Microsoft’s Windows 10 Creators Update isn’t just bringing new features, but a revamped privacy system that the company hopes will settle concerns about ads, location sharing, and more. Although the Creators Update isn’t expected to arrive for Windows 10 fans until around April 2017, Microsoft has been detailing some of the tweaks and improvements, both in individual settings and how those settings impact the overall experience. Meanwhile, there’s a taste of the new focus on privacy available to try today.
That comes in the form of a new Microsoft privacy dashboard. Once you’ve signed in with your Microsoft account, it becomes a single place to monitor – and clear – all the data the various services you use have been tracking. That includes browsing history, search history, and location activity, along with anything Cortana has been logging in the virtual assistant’s Notebook, the database of personalization it relies upon to finesse its results and suggestions.
So, for instance, Microsoft will show the last known location it has stored of any Windows 10 or Windows 8.1 devices that are logged into your account, in addition to such data from Bing and Microsoft Health. If you’ve saved favorite places in an app or service, or added your address as part of a stored payment method, that too will be shown. It’s possible to clear most of that data from the new privacy dashboard; alternatively, if you need to go somewhere else to do that – such as wiping your Microsoft Health tracking – there’ll be easier instructions on how to go about it.
The meat of the improvements Microsoft is making, however, will arrive with the Windows 10 Creators Update later in the year. For a start, there’ll be a new setup system – replacing the Express Settings familiar from current versions of Windows 10 – that makes it more apparent exactly what you’re agreeing to and, conversely, what you’ll be missing out on if you switch off each option. Exactly how it looks and what options will be listed will depend on whether you’re upgrading from a previous version of Windows or doing a fresh install, Microsoft says.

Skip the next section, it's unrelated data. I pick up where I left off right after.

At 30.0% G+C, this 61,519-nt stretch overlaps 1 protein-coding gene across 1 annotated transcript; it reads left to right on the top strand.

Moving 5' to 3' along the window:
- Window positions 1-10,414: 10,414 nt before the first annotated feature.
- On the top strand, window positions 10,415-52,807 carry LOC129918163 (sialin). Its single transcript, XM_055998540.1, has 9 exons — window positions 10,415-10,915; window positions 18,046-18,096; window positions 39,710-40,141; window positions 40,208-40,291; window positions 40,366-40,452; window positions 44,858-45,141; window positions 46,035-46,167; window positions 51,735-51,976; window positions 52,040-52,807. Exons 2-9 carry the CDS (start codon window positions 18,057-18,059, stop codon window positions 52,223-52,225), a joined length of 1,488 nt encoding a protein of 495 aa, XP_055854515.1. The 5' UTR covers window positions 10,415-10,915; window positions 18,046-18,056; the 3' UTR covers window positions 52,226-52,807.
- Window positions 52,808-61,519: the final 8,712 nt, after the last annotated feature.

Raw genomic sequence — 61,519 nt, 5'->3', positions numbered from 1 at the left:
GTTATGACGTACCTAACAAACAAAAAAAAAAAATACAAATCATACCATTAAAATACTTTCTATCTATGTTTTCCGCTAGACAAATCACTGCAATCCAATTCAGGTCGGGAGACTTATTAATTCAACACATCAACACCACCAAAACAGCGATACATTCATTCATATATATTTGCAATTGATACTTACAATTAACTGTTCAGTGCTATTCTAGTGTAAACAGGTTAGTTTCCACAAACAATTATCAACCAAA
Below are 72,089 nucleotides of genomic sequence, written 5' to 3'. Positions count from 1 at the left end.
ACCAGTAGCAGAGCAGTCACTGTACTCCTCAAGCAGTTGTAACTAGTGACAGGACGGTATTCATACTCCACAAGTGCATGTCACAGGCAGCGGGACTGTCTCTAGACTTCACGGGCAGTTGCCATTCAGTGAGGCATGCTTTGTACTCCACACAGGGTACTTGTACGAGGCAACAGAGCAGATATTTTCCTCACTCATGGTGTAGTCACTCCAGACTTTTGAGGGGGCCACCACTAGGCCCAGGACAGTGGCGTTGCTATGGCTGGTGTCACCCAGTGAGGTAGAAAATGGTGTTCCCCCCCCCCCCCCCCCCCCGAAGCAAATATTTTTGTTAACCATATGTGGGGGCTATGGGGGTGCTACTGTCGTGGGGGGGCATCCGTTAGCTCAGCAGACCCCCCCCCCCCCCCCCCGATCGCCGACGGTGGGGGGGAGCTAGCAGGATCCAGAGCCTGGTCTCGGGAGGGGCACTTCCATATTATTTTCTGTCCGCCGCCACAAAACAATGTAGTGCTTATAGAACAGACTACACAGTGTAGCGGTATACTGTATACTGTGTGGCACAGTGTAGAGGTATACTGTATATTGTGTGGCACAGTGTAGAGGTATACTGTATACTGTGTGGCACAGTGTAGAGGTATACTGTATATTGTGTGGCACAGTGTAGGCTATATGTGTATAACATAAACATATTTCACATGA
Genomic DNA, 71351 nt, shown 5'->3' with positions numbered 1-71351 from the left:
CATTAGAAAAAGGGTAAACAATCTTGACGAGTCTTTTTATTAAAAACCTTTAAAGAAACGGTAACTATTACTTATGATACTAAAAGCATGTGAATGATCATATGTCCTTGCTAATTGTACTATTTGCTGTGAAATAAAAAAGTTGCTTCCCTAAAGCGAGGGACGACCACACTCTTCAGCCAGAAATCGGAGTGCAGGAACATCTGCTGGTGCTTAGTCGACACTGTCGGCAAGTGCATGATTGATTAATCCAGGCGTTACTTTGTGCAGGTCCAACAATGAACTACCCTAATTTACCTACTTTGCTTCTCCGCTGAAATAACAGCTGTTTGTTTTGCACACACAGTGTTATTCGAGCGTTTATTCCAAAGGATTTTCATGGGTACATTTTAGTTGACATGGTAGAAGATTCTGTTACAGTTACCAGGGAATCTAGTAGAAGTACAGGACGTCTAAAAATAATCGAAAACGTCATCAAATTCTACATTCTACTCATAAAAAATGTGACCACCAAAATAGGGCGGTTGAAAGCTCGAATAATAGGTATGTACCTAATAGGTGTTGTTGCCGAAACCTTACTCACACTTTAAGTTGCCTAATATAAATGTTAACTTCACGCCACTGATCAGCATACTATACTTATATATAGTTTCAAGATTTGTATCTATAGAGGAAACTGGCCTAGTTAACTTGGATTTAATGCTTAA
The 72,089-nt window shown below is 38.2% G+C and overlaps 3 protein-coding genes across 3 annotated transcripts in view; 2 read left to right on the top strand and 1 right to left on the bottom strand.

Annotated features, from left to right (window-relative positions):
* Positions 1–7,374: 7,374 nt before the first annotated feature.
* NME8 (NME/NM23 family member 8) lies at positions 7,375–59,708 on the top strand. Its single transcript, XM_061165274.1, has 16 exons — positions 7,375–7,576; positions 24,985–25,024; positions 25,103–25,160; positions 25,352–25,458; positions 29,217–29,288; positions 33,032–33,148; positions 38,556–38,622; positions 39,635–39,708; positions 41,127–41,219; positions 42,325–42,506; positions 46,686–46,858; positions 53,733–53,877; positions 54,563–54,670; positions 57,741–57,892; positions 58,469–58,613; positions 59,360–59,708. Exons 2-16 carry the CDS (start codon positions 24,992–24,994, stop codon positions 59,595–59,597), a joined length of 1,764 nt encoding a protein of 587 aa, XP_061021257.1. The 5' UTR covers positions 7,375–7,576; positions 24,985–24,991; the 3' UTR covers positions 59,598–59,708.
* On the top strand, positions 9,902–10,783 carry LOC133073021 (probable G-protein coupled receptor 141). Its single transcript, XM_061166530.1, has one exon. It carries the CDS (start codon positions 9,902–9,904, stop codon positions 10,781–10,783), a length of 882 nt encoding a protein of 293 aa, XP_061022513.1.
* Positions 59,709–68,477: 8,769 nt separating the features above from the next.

Meanwhile, Microsoft has pared a level of diagnostic data collection, trimming it from three levels down to two. The “Enhanced” level has disappeared, with Windows 10 Creators Update only supporting “Full” or “Basic”. The latter will collect even less than before, too, now only logging “data that is vital to the operation of Windows” according to Microsoft.
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“We use this data to help keep Windows and apps secure, up-to-date, and running properly when you let Microsoft know the capabilities of your device, what is installed, and whether Windows is operating correctly,” Terry Myerson, Executive Vice President of the Windows and Devices Group writes today. “This option also includes basic error reporting back to Microsoft.”
Whichever of the two you choose, Microsoft is insistent that it won’t be checking through your email, chat, files, or pictures in order to target advertising. The new system will begin rolling out to a Windows Insider build for testing soon, the company says, prior to its inclusion in full in the Windows 10 Creators Update.